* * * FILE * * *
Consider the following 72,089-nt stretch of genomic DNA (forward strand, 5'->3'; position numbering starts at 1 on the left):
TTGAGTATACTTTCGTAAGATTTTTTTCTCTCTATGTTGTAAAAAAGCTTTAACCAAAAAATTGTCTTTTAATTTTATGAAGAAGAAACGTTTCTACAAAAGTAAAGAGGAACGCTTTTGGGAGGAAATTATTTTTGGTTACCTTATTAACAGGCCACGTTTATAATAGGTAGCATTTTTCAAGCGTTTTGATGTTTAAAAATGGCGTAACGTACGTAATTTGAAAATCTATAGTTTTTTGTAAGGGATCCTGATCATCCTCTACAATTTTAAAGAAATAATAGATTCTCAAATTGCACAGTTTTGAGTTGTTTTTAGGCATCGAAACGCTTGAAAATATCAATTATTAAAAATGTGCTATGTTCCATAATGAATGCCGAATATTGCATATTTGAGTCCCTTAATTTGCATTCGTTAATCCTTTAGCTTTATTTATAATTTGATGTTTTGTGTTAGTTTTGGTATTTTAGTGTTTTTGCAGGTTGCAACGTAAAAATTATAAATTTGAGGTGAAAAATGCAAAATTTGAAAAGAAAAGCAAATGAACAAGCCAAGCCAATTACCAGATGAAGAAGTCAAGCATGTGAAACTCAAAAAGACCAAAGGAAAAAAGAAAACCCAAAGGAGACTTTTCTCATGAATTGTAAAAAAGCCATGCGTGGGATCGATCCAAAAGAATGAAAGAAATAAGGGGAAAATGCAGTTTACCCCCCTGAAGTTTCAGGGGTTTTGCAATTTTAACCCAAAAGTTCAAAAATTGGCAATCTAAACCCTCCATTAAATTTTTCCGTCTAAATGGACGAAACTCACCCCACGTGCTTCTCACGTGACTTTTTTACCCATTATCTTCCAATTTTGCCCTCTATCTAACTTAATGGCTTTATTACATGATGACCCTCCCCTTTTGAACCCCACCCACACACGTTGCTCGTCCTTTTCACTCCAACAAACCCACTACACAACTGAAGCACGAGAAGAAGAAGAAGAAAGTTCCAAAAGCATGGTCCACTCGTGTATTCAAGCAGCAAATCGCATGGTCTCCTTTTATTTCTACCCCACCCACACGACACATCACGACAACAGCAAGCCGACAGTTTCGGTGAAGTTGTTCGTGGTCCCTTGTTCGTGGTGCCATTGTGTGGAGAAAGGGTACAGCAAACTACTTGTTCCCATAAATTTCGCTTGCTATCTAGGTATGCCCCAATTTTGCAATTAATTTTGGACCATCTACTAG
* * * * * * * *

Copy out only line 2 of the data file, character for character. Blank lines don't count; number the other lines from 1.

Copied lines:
TTGAGTATACTTTCGTAAGATTTTTTTCTCTCTATGTTGTAAAAAAGCTTTAACCAAAAAATTGTCTTTTAATTTTATGAAGAAGAAACGTTTCTACAAAAGTAAAGAGGAACGCTTTTGGGAGGAAATTATTTTTGGTTACCTTATTAACAGGCCACGTTTATAATAGGTAGCATTTTTCAAGCGTTTTGATGTTTAAAAATGGCGTAACGTACGTAATTTGAAAATCTATAGTTTTTTGTAAGGGATCCTGATCATCCTCTACAATTTTAAAGAAATAATAGATTCTCAAATTGCACAGTTTTGAGTTGTTTTTAGGCATCGAAACGCTTGAAAATATCAATTATTAAAAATGTGCTATGTTCCATAATGAATGCCGAATATTGCATATTTGAGTCCCTTAATTTGCATTCGTTAATCCTTTAGCTTTATTTATAATTTGATGTTTTGTGTTAGTTTTGGTATTTTAGTGTTTTTGCAGGTTGCAACGTAAAAATTATAAATTTGAGGTGAAAAATGCAAAATTTGAAAAGAAAAGCAAATGAACAAGCCAAGCCAATTACCAGATGAAGAAGTCAAGCATGTGAAACTCAAAAAGACCAAAGGAAAAAAGAAAACCCAAAGGAGACTTTTCTCATGAATTGTAAAAAAGCCATGCGTGGGATCGATCCAAAAGAATGAAAGAAATAAGGGGAAAATGCAGTTTACCCCCCTGAAGTTTCAGGGGTTTTGCAATTTTAACCCAAAAGTTCAAAAATTGGCAATCTAAACCCTCCATTAAATTTTTCCGTCTAAATGGACGAAACTCACCCCACGTGCTTCTCACGTGACTTTTTTACCCATTATCTTCCAATTTTGCCCTCTATCTAACTTAATGGCTTTATTACATGATGACCCTCCCCTTTTGAACCCCACCCACACACGTTGCTCGTCCTTTTCACTCCAACAAACCCACTACACAACTGAAGCACGAGAAGAAGAAGAAGAAAGTTCCAAAAGCATGGTCCACTCGTGTATTCAAGCAGCAAATCGCATGGTCTCCTTTTATTTCTACCCCACCCACACGACACATCACGACAACAGCAAGCCGACAGTTTCGGTGAAGTTGTTCGTGGTCCCTTGTTCGTGGTGCCATTGTGTGGAGAAAGGGTACAGCAAACTACTTGTTCCCATAAATTTCGCTTGCTATCTAGGTATGCCCCAATTTTGCAATTAATTTTGGACCATCTACTAG